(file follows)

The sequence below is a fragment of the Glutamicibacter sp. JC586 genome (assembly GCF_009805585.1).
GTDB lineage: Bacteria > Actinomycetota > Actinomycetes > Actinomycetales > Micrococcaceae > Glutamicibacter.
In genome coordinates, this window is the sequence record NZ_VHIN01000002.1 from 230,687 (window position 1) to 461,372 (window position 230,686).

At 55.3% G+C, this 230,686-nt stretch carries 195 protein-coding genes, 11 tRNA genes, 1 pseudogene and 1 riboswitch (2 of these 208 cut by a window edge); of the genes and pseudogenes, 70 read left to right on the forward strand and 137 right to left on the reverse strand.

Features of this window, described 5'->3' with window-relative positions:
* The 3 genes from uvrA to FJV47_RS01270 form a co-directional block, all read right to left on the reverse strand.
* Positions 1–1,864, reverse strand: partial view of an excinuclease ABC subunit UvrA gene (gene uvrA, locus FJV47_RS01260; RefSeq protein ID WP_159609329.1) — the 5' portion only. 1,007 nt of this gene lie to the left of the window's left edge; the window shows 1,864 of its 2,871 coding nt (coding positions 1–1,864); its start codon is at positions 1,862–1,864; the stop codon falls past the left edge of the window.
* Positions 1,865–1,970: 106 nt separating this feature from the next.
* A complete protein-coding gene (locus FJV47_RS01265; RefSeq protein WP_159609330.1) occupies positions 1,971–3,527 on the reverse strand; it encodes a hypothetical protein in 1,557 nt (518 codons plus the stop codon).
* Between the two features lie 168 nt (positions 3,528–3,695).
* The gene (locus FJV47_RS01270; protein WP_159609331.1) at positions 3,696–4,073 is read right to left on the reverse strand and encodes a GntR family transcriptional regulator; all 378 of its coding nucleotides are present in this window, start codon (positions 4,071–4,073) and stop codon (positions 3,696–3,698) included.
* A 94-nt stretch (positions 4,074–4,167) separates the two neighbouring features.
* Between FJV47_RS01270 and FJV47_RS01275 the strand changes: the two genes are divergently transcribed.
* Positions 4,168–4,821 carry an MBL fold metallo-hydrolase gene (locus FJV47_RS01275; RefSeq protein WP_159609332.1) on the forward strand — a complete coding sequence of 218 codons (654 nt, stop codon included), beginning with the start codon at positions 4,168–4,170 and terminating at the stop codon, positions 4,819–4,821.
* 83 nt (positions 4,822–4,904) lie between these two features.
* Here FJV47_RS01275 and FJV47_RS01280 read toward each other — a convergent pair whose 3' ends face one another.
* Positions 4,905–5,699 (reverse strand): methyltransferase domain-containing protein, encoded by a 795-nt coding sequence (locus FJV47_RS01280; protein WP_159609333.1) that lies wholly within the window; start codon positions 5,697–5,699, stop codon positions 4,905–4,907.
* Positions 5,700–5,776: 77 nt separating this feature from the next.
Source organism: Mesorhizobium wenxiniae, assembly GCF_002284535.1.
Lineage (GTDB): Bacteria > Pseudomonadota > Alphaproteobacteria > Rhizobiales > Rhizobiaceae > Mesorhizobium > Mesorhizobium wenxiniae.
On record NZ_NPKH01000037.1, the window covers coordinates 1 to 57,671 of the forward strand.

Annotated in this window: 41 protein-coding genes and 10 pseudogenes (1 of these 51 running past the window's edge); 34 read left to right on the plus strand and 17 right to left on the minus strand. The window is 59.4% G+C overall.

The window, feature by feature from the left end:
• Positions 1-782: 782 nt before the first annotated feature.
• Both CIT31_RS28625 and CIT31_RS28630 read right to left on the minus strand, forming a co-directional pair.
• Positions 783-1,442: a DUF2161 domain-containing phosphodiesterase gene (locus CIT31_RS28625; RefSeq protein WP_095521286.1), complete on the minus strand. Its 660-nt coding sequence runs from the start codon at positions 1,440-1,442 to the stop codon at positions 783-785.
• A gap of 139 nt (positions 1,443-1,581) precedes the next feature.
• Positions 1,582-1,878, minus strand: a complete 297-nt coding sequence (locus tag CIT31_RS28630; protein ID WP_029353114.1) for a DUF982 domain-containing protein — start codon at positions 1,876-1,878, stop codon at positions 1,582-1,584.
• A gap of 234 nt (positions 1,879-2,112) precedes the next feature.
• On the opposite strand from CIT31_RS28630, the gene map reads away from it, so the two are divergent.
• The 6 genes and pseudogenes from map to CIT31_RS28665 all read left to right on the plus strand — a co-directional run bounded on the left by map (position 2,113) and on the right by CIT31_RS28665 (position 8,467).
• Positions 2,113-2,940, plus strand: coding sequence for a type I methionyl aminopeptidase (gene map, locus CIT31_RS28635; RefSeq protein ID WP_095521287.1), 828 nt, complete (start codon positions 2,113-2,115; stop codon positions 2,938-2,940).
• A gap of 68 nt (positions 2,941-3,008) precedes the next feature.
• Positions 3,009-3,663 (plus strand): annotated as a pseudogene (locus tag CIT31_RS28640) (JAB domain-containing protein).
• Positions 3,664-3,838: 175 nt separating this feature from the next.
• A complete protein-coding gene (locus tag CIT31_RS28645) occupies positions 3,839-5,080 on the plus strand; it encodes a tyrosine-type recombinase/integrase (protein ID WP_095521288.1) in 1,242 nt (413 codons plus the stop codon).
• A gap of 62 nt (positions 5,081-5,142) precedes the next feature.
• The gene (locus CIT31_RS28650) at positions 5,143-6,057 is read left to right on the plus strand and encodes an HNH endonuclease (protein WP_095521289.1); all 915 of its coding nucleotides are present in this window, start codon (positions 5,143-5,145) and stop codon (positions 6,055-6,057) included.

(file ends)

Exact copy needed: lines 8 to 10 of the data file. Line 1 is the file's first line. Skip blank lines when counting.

* Positions 1,865–1,970: 106 nt separating this feature from the next.
* A complete protein-coding gene (locus FJV47_RS01265; RefSeq protein WP_159609330.1) occupies positions 1,971–3,527 on the reverse strand; it encodes a hypothetical protein in 1,557 nt (518 codons plus the stop codon).
* Between the two features lie 168 nt (positions 3,528–3,695).